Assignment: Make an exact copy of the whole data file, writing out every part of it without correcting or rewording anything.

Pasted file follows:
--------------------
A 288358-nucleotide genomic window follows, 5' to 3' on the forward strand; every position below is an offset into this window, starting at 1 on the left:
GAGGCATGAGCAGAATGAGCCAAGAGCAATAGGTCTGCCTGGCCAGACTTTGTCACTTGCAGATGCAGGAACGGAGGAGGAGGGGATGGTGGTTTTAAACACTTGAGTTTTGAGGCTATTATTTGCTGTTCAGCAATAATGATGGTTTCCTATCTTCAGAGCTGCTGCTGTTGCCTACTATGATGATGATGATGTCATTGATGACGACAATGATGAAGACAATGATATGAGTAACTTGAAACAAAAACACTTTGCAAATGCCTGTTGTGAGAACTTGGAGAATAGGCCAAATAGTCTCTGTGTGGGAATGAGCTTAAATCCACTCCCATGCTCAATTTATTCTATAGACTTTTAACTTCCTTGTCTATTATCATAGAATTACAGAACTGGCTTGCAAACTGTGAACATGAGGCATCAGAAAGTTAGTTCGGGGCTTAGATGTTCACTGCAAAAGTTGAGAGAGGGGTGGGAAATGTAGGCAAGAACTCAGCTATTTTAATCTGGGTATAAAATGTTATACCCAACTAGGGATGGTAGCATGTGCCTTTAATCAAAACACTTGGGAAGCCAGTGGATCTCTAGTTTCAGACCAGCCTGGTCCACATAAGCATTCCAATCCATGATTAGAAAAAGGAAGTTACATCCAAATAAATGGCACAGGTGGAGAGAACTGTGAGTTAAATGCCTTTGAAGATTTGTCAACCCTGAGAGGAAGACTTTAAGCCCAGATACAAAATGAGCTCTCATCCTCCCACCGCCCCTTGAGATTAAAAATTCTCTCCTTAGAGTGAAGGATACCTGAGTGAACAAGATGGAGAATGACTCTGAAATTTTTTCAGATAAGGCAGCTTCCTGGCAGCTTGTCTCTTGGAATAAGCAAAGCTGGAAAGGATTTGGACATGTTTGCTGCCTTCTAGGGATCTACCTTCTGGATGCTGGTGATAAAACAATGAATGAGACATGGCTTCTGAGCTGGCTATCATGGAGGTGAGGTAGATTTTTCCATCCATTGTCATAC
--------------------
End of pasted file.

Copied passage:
A 288358-nucleotide genomic window follows, 5' to 3' on the forward strand; every position below is an offset into this window, starting at 1 on the left:
GAGGCATGAGCAGAATGAGCCAAGAGCAATAGGTCTGCCTGGCCAGACTTTGTCACTTGCAGATGCAGGAACGGAGGAGGAGGGGATGGTGGTTTTAAACACTTGAGTTTTGAGGCTATTATTTGCTGTTCAGCAATAATGATGGTTTCCTATCTTCAGAGCTGCTGCTGTTGCCTACTATGATGATGATGATGTCATTGATGACGACAATGATGAAGACAATGATATGAGTAACTTGAAACAAAAACACTTTGCAAATGCCTGTTGTGAGAACTTGGAGAATAGGCCAAATAGTCTCTGTGTGGGAATGAGCTTAAATCCACTCCCATGCTCAATTTATTCTATAGACTTTTAACTTCCTTGTCTATTATCATAGAATTACAGAACTGGCTTGCAAACTGTGAACATGAGGCATCAGAAAGTTAGTTCGGGGCTTAGATGTTCACTGCAAAAGTTGAGAGAGGGGTGGGAAATGTAGGCAAGAACTCAGCTATTTTAATCTGGGTATAAAATGTTATACCCAACTAGGGATGGTAGCATGTGCCTTTAATCAAAACACTTGGGAAGCCAGTGGATCTCTAGTTTCAGACCAGCCTGGTCCACATAAGCATTCCAATCCATGATTAGAAAAAGGAAGTTACATCCAAATAAATGGCACAGGTGGAGAGAACTGTGAGTTAAATGCCTTTGAAGATTTGTCAACCCTGAGAGGAAGACTTTAAGCCCAGATACAAAATGAGCTCTCATCCTCCCACCGCCCCTTGAGATTAAAAATTCTCTCCTTAGAGTGAAGGATACCTGAGTGAACAAGATGGAGAATGACTCTGAAATTTTTTCAGATAAGGCAGCTTCCTGGCAGCTTGTCTCTTGGAATAAGCAAAGCTGGAAAGGATTTGGACATGTTTGCTGCCTTCTAGGGATCTACCTTCTGGATGCTGGTGATAAAACAATGAATGAGACATGGCTTCTGAGCTGGCTATCATGGAGGTGAGGTAGATTTTTCCATCCATTGTCATAC